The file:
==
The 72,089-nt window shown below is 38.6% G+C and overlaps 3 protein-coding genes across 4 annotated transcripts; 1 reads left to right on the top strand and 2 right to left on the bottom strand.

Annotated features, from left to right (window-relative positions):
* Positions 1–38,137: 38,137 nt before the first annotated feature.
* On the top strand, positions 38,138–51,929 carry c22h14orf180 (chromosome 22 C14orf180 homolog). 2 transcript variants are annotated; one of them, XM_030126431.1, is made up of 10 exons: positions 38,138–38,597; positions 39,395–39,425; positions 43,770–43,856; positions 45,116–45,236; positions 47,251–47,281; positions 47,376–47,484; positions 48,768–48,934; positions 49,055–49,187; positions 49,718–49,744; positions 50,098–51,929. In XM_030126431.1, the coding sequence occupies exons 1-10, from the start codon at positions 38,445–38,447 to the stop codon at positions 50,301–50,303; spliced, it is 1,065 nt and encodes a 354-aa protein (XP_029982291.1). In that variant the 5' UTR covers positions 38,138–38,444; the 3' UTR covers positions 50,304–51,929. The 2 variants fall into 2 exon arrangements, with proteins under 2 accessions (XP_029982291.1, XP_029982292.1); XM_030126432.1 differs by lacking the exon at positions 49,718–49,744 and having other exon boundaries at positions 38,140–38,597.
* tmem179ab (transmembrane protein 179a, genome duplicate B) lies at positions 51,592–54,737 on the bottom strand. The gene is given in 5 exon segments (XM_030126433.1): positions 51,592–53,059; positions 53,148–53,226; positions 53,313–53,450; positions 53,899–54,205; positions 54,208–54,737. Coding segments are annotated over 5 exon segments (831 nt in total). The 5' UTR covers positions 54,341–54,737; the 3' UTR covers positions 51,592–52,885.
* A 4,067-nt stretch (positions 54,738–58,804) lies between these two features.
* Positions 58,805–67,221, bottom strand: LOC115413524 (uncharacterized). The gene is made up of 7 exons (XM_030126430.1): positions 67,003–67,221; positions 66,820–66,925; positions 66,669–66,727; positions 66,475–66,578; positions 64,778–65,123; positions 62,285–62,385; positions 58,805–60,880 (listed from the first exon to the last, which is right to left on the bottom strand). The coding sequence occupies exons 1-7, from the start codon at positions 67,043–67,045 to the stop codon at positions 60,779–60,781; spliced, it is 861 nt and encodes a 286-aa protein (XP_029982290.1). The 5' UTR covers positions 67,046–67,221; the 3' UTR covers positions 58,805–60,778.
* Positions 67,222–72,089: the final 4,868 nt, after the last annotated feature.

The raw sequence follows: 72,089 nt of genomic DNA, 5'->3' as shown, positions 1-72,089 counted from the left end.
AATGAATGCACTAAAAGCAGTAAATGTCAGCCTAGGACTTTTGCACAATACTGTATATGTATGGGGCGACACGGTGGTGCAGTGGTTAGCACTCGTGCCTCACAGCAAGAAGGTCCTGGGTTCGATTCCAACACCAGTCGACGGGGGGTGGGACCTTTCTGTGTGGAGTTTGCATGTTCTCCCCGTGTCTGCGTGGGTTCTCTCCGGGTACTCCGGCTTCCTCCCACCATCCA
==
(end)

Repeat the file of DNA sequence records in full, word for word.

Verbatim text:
The 72,089-nt window shown below is 38.6% G+C and overlaps 3 protein-coding genes across 4 annotated transcripts; 1 reads left to right on the top strand and 2 right to left on the bottom strand.

Annotated features, from left to right (window-relative positions):
* Positions 1–38,137: 38,137 nt before the first annotated feature.
* On the top strand, positions 38,138–51,929 carry c22h14orf180 (chromosome 22 C14orf180 homolog). 2 transcript variants are annotated; one of them, XM_030126431.1, is made up of 10 exons: positions 38,138–38,597; positions 39,395–39,425; positions 43,770–43,856; positions 45,116–45,236; positions 47,251–47,281; positions 47,376–47,484; positions 48,768–48,934; positions 49,055–49,187; positions 49,718–49,744; positions 50,098–51,929. In XM_030126431.1, the coding sequence occupies exons 1-10, from the start codon at positions 38,445–38,447 to the stop codon at positions 50,301–50,303; spliced, it is 1,065 nt and encodes a 354-aa protein (XP_029982291.1). In that variant the 5' UTR covers positions 38,138–38,444; the 3' UTR covers positions 50,304–51,929. The 2 variants fall into 2 exon arrangements, with proteins under 2 accessions (XP_029982291.1, XP_029982292.1); XM_030126432.1 differs by lacking the exon at positions 49,718–49,744 and having other exon boundaries at positions 38,140–38,597.
* tmem179ab (transmembrane protein 179a, genome duplicate B) lies at positions 51,592–54,737 on the bottom strand. The gene is given in 5 exon segments (XM_030126433.1): positions 51,592–53,059; positions 53,148–53,226; positions 53,313–53,450; positions 53,899–54,205; positions 54,208–54,737. Coding segments are annotated over 5 exon segments (831 nt in total). The 5' UTR covers positions 54,341–54,737; the 3' UTR covers positions 51,592–52,885.
* A 4,067-nt stretch (positions 54,738–58,804) lies between these two features.
* Positions 58,805–67,221, bottom strand: LOC115413524 (uncharacterized). The gene is made up of 7 exons (XM_030126430.1): positions 67,003–67,221; positions 66,820–66,925; positions 66,669–66,727; positions 66,475–66,578; positions 64,778–65,123; positions 62,285–62,385; positions 58,805–60,880 (listed from the first exon to the last, which is right to left on the bottom strand). The coding sequence occupies exons 1-7, from the start codon at positions 67,043–67,045 to the stop codon at positions 60,779–60,781; spliced, it is 861 nt and encodes a 286-aa protein (XP_029982290.1). The 5' UTR covers positions 67,046–67,221; the 3' UTR covers positions 58,805–60,778.
* Positions 67,222–72,089: the final 4,868 nt, after the last annotated feature.

The raw sequence follows: 72,089 nt of genomic DNA, 5'->3' as shown, positions 1-72,089 counted from the left end.
AATGAATGCACTAAAAGCAGTAAATGTCAGCCTAGGACTTTTGCACAATACTGTATATGTATGGGGCGACACGGTGGTGCAGTGGTTAGCACTCGTGCCTCACAGCAAGAAGGTCCTGGGTTCGATTCCAACACCAGTCGACGGGGGGTGGGACCTTTCTGTGTGGAGTTTGCATGTTCTCCCCGTGTCTGCGTGGGTTCTCTCCGGGTACTCCGGCTTCCTCCCACCATCCA